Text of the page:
I spotted a couple in matching New Balances sitting in the window. Their names were Sharon and Sue  and they had been together thirty years. They talked to me with a guardedness that had become familiar. (Another older couple, earlier this weekend, had made me promise not to identify them. They’re out, they said—“it’s just not the kind of thing you put on paper.”) Sharon and Sue were from Florida. They both worked in the school system. For decades they hid their relationship: they sat through meetings full of homophobic jokes, concealed the fact that they lived together, went to Christmas parties without each other, listened to their coworkers talk about their spouses and pretended not to have their own.

They’d been together for years when Sharon’s supervisor called her into his office and asked her point blank if she was gay. She told him she wasn’t.

“You have to understand,” Sue said to me, like she was talking to a child too young to remember a war. “We would’ve been fired.”

All weekend, I’d been asking couples, “Why marriage?” A lot of women talked about fighting so long for this right. One woman told me, “I always grew up thinking I would never be able to get married. It’s validation of us being part of humanity.”

All of which made sense. But the most common answer I heard was security. Legal reasons. When I asked Sharon and Sue, they didn’t hesitate: “We need some protection.”

They reminded me that Florida’s governor is no friend of gay marriage—that in fact, if he’d had his way, the state’s ban on weddings like theirs never would have been lifted. I imagined a thin red thread stretching all the way from Sharon’s supervisor so many years ago to the Florida Governor’s Mansion in 2016. In January, that thread extended north to the White House, where the 45th president began packing his cabinet with men who want to make America white, straight, and Christian again. Already the Trump administration has revoked federal guidelines ensuring transgender students’ right to use the bathroom matching their gender identity. “Protection” has become an open question.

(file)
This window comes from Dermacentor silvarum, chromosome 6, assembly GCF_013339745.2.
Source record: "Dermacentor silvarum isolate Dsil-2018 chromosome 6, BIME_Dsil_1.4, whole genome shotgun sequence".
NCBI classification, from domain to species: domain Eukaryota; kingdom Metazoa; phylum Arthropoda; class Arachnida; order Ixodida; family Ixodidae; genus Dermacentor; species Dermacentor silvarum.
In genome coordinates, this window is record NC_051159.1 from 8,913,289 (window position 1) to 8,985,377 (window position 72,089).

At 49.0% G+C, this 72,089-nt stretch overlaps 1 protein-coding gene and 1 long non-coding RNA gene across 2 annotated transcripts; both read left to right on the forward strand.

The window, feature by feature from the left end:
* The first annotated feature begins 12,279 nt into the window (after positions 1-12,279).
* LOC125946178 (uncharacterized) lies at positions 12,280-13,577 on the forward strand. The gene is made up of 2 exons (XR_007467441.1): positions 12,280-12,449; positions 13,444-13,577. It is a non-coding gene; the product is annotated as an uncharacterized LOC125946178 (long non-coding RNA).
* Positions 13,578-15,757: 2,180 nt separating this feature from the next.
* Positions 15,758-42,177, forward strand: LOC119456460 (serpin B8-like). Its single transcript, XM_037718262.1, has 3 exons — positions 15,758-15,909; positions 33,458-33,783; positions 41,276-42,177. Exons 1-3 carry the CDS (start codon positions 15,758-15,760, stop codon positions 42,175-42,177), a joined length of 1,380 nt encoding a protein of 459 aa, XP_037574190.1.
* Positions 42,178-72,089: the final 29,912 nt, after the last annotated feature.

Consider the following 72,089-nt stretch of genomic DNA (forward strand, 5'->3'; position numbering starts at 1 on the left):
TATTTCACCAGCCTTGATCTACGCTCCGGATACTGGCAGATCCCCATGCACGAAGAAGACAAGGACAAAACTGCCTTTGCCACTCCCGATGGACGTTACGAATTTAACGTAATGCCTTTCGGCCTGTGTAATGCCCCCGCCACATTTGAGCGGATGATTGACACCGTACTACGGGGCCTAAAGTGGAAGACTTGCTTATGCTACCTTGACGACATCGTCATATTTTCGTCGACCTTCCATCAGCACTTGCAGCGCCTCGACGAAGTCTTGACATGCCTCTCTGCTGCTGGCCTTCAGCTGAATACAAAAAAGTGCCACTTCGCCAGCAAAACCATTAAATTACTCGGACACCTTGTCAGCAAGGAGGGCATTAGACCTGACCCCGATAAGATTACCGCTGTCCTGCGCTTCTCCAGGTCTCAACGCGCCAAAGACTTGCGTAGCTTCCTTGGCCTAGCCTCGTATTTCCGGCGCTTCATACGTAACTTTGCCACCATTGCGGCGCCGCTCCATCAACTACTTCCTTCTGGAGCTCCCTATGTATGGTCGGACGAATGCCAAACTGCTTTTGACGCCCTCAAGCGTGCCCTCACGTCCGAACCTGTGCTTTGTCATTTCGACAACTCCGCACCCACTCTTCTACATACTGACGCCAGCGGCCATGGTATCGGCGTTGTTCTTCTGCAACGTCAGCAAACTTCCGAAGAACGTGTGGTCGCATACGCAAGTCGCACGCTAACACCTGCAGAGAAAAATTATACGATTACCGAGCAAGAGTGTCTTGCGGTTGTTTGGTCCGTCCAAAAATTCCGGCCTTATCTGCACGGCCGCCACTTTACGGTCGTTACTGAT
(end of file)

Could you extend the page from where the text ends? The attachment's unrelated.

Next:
As I left the bar, I saw a woman with a guitar beginning to play. I stopped to listen by the door. It was a sweet, simple song—the chorus some variation of “I love you, I love you / like never before.” The couple from Ireland was the first to start dancing. The five-times-married couple joined in. They kissed each other’s hands. “Could this be your first dance?” the woman with the guitar asked, smiling.

And of course, it was not. Not at all.

Share
Single Page

Get access to 167 years of
Harper’s for only $45.99

United States Canada

CATEGORIES

THE CURRENT ISSUE

December 2017

Document of Barbarism

= Subscribers only.
Sign in here.
Subscribe here.

Destroyer of Worlds

= Subscribers only.
Sign in here.
Subscribe here.

Crossing Guards

= Subscribers only.
Sign in here.
Subscribe here.

“I am Here Only for Working”

= Subscribers only.
Sign in here.
Subscribe here.

Dear Rose

= Subscribers only.
Sign in here.
Subscribe here.

The Year of The Frog

= Subscribers only.
Sign in here.
Subscribe here.

view Table Content

FEATURED ON HARPERS.ORG

Article
Destroyer of Worlds·

= Subscribers only.
Sign in here.
Subscribe here.

In February 1947, Harper’s Magazine published Henry L. Stimson’s “The Decision to Use the Atomic Bomb.” As secretary of war, Stimson had served as the chief military adviser to President Truman, and recommended the attacks on Hiroshima and Nagasaki. The terms of his unrepentant apologia, an excerpt of which appears on page 35, are now familiar to us: the risk of a dud made a demonstration too risky; the human cost of a land invasion would be too high; nothing short of the bomb’s awesome lethality would compel Japan to surrender. The bomb was the only option. Seventy years later, we find his reasoning unconvincing. Entirely aside from the destruction of the blasts themselves, the decision thrust the world irrevocably into a high-stakes arms race — in which, as Stimson took care to warn, the technology would proliferate, evolve, and quite possibly lead to the end of modern civilization. The first half of that forecast has long since come to pass, and the second feels as plausible as ever. Increasingly, the atmosphere seems to reflect the anxious days of the Cold War, albeit with more juvenile insults and more colorful threats. Terms once consigned to the history books — “madman theory,” “brinkmanship” — have returned to the news cycle with frightening regularity. In the pages that follow, seven writers and experts survey the current nuclear landscape. Our hope is to call attention to the bomb’s ever-present menace and point our way toward a world in which it finally ceases to exist.